Temple Israel, Omaha’s biggest Reform synagogue, has a breathtaking campus. There is a spacious lobby, a library and classrooms with floor to ceiling windows, an office wing, an outdoor amphitheatre, a courtyard, a stained-glass walkway toward the sanctuary, an intimate chapel with a round skylight, and a welcoming sanctuary.
Program Director Scott Littky (right) showed me around the place, and also raised some interesting questions I had never thought about. The three congregations are all members of the Tri-Faith Initiative, but how will they relate to each other and to the TFI? Who will organize joint activities, and how will staff at each institution relate to each other and to the shared work of the TFI? I will be curious to see who comes in as Executive Director of the TFI, which will have its own building and board, carefully composed of members of all three congregations.
Scott also pointed out that each of the three congregations has a different culture when it comes to the division of labor among staff and members. Everyone at the mosque, so far, is a volunteer. Soon, they will hire an Imam, and later on a building manager and childcare center director. Countryside and Temple Israel both have 20 or so professional staff already.
I was lucky enough to sit in on the regular Thursday morning Adult Ed class: 30 seniors, mostly Jewish but a few Christians like me, led by Cantor Shermet. Her topic: ways to heal stress in our lives. She surveyed the stresses in Omaha’s Jewish community right now.
- at Temple Israel, the beloved 28-year Rabbi Azriel has just retired and the two new rabbis don’t “know” us yet.
- Some in the congregation are concerned that the Tri-Faith effort might be too much of a drain or a distraction. And they think maybe they need to keep such thoughts to themselves. Shermet reassured everyone that Tri-Faith was a very important part of life at Temple Israel, but said they are making it very clear to prospective rabbi candidates that they will be serving the people of Temple Israel, not the Tri-Faith Initiative.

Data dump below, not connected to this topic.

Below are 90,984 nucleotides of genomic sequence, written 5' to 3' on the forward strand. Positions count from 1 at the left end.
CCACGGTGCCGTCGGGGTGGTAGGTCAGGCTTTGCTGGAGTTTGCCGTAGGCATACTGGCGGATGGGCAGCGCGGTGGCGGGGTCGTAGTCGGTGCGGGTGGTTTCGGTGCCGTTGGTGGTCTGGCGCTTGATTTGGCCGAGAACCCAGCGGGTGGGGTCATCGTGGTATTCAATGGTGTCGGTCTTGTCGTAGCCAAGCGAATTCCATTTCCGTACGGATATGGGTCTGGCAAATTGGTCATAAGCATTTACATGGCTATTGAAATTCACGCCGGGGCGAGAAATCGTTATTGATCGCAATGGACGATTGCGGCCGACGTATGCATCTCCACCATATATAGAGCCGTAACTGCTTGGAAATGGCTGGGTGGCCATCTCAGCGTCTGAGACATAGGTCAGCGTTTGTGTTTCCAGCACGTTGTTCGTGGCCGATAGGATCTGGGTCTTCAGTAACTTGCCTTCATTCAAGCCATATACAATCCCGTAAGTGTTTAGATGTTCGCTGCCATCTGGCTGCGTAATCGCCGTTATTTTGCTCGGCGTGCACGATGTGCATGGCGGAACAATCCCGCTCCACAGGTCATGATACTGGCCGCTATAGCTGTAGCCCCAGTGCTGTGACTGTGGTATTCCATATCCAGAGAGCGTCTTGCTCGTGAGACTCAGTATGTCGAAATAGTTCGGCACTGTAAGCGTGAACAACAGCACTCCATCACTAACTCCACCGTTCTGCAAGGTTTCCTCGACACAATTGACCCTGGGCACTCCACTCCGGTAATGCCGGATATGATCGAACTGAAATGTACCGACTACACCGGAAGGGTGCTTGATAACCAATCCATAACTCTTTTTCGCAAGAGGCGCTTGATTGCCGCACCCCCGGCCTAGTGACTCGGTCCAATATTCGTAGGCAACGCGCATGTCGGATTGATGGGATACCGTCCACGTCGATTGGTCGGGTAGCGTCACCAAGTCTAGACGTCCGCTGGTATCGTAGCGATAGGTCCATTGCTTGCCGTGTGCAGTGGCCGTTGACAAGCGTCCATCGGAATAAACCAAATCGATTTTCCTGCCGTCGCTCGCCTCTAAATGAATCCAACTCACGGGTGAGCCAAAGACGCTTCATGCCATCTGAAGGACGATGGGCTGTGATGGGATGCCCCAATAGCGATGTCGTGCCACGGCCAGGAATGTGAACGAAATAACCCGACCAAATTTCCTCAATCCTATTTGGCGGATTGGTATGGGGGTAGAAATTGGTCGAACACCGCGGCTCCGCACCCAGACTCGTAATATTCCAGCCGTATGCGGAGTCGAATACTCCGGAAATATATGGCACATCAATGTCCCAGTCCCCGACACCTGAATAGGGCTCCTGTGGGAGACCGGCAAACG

- The local Jewish Day School is struggling to keep up enrollment.
- People are torn between involvement in religious activities and the many other demands of their daily lives.
- The news from Israel is so discouraging.
- Being a member of a sometimes-misunderstood minority in Omaha is challenging.
The group clearly enjoyed the discussion, and thinks highly of Cantor Shermet. She went on to remind everyone of the Jewish resources of prayer, study, family life, and singing which all help heal stress. Here’s a photo of the bimah of Temple Israel’s main sanctuary.
So a Rabbi, an Imam, and a Minister walk into a bar…
Comedy Central’s Daily Show With Trevor Noah sent reporter Ronnie Chang to Omaha this last winter to humorously misunderstand the Tri-Faith Initiative. Dr.Mohiuddin, Rev. Elnes, and Rabbi Azriel all play along, including walking into a bar. The congregations went on to host a series of Ask Me Anythings at that same Irish pub, mostly attended by Countryside people.